“We rely on donations from foreign NGOs and charities,” said Sisopha at the Goroka women’s shelter. “When there’s none, women surely are being killed.”
When the police are called about domestic disputes, they often cannot afford the gasoline to drive there. Human rights defenders like Kini must gather donations and financing from nongovernmental organizations, like Oxfam, to help pay the police to rescue women from their abusive spouses.
“For every five women that come, we send five away,” said Judy Girua, a Goroka family violence police sergeant. Outside her office, in a tiny shack behind the main police station, 30 women waited on the dirt ground, hoping to make their cases. “Sometimes I don’t even have ink to print out the report.”
The island nation of Papua New Guinea is a fractured set of communities, clans, tribes and families living in an area about the size of California. Some 800 languages are spoken, the most in any single country. From one street to the next, there are entirely different and unique sets of unwritten rules. While abuse of women is almost universal in some parts of the country, other areas have matriarchal traditions, with land passed down from mother to daughter.
But since Papua New Guinea declared independence from Australia in 1975, women have generally been subordinate to men. No women sit in Parliament. Divorce laws are complicated and strict, most often forcing women to pay back their own bride prices.
Ancient traditions are still an everyday part of life, and people across the country still believe in the practice of sorcery. In the highlands, stories of neighbours killing neighbours based on accusations of poisons and hexes are routine.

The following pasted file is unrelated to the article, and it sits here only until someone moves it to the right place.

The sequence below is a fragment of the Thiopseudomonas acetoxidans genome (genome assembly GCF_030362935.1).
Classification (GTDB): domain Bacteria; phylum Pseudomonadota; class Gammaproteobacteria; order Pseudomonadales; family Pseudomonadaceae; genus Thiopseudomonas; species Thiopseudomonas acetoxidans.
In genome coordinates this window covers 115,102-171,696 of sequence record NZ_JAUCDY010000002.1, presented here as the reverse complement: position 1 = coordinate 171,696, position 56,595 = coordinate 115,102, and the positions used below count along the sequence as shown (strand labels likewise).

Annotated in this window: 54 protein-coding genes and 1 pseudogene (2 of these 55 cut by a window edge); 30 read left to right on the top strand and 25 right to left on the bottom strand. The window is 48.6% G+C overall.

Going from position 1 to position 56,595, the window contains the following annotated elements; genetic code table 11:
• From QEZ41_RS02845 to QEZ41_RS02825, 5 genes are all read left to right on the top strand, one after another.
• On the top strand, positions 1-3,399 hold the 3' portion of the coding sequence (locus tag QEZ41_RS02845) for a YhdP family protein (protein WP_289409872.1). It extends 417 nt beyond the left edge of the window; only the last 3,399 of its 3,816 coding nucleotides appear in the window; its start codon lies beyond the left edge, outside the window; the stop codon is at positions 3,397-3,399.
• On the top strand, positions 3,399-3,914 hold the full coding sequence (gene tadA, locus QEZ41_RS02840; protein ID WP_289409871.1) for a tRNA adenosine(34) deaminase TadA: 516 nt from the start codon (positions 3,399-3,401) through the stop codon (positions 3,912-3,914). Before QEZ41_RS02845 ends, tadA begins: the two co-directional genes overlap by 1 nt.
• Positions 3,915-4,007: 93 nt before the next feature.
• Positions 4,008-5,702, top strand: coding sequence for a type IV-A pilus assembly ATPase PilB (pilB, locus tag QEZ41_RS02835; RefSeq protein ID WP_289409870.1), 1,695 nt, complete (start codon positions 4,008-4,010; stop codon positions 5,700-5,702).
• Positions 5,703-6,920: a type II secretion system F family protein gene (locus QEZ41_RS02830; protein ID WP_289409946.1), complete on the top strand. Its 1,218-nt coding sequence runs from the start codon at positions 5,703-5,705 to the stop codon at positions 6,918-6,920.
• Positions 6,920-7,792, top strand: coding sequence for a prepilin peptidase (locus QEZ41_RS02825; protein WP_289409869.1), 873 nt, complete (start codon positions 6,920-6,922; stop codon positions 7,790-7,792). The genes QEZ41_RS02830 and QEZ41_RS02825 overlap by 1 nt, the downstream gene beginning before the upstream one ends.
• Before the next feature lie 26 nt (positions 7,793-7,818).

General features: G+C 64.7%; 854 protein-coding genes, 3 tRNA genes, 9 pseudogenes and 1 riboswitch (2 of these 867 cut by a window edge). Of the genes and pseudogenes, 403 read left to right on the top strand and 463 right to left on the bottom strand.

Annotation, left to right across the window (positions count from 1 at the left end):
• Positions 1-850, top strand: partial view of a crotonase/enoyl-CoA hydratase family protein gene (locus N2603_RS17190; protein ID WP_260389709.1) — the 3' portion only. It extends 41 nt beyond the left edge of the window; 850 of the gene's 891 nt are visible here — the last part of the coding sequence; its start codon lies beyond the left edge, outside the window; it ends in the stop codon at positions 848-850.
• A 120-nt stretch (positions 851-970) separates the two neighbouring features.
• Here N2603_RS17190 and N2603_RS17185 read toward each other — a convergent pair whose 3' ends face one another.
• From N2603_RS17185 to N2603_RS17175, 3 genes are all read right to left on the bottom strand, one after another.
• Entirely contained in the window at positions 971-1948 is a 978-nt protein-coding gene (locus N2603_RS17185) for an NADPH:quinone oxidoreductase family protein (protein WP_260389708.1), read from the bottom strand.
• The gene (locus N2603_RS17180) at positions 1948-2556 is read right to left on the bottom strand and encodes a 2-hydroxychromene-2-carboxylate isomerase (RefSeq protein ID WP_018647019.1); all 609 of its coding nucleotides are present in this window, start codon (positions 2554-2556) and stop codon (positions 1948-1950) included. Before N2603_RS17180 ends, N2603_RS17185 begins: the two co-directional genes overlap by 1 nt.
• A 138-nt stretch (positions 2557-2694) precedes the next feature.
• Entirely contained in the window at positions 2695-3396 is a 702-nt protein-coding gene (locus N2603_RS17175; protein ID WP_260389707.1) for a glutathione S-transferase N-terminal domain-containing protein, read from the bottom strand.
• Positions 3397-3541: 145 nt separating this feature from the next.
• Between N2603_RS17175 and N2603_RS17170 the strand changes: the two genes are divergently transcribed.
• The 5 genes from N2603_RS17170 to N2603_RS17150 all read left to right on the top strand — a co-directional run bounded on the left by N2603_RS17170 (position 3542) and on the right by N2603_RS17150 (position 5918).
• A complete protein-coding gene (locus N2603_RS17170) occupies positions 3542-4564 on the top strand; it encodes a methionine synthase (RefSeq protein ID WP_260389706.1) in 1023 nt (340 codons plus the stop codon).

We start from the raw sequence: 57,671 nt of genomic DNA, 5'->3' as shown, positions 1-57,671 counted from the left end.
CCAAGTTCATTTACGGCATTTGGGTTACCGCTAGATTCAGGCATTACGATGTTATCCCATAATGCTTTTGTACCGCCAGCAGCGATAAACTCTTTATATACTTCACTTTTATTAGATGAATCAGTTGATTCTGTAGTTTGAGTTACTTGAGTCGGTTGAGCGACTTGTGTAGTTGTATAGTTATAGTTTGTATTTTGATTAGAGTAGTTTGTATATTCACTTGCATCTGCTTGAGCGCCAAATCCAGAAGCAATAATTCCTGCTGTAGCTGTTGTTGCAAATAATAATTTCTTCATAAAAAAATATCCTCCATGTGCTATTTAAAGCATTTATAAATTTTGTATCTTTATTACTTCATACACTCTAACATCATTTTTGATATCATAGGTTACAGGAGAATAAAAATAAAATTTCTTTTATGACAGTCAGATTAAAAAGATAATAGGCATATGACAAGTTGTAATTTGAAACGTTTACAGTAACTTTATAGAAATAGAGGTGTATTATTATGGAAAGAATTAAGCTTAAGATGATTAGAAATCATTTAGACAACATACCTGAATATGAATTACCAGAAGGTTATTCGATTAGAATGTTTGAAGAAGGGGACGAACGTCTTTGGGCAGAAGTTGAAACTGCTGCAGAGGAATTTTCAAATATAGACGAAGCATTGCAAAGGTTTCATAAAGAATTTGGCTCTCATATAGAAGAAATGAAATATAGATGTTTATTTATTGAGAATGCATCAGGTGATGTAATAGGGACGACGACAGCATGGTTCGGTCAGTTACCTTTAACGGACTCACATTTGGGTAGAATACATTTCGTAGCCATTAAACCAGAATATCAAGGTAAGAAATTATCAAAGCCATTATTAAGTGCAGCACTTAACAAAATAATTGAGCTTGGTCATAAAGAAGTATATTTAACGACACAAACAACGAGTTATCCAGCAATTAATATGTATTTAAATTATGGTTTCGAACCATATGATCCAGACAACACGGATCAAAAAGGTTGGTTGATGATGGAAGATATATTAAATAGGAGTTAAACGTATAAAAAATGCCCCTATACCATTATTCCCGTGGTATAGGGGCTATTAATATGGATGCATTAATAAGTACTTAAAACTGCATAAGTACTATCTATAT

“Anything can lead to the accusation. A family member gets sick, a child dies in birth. People use it as an excuse,” said Kini, who spends much of her time helping to get people who have been falsely accused to safety. “Most of them are women and most of the time they are killed for nothing.”
On the outskirts of Goroka, hidden behind a vast homemade garden, Angela Kaupa has created a shelter of her own. For the past 11 years, she has opened up her small, three-bedroom farmhouse to women in need. With only a few sheets and dingy mattress pads, she calculates that more than 1,000 survivors have come to her over the years.
“It’s better to be independent,” Kaupa said, cooking outside her small home, where she raises chickens and pigs.
With little assistance from government or nongovernmental programs, makeshift shelters like hers have become an important alternative to what she called “the broken government system.”
“People come and go as they please. Every day they arrive. I don’t ask for money or any of their stories,” Kaupa said. “You can see in their eyes when they’ve felt pain.”
The women she takes in are afraid of the formal shelters. Knowing the government will offer them little assistance, makeshift shelters offer a safer alternative, without the involvement of police reports and official filings that could easily stoke more violence.
A woman named Ambo has been at the shelter for eight years, longer than any other resident. Frail and quiet, she had been accused of being a witch in her home village. Ambo’s neighbours locked her in a house and spent weeks beating and raping her, Kaupa said.
When she eventually broke out, she could no longer speak and had been infected with HIV. Kaupa met her at a hospital and took her in.
“People who come here don’t know themselves,” Kaupa said.
Her latest resident is a first: A man convicted of beating his wife and raping a girl in his village. He served time in prison, and now Kaupa has taken him in, too.
“We have to find the good in every one,” she said. “Now maybe it’s time to try to change the men.”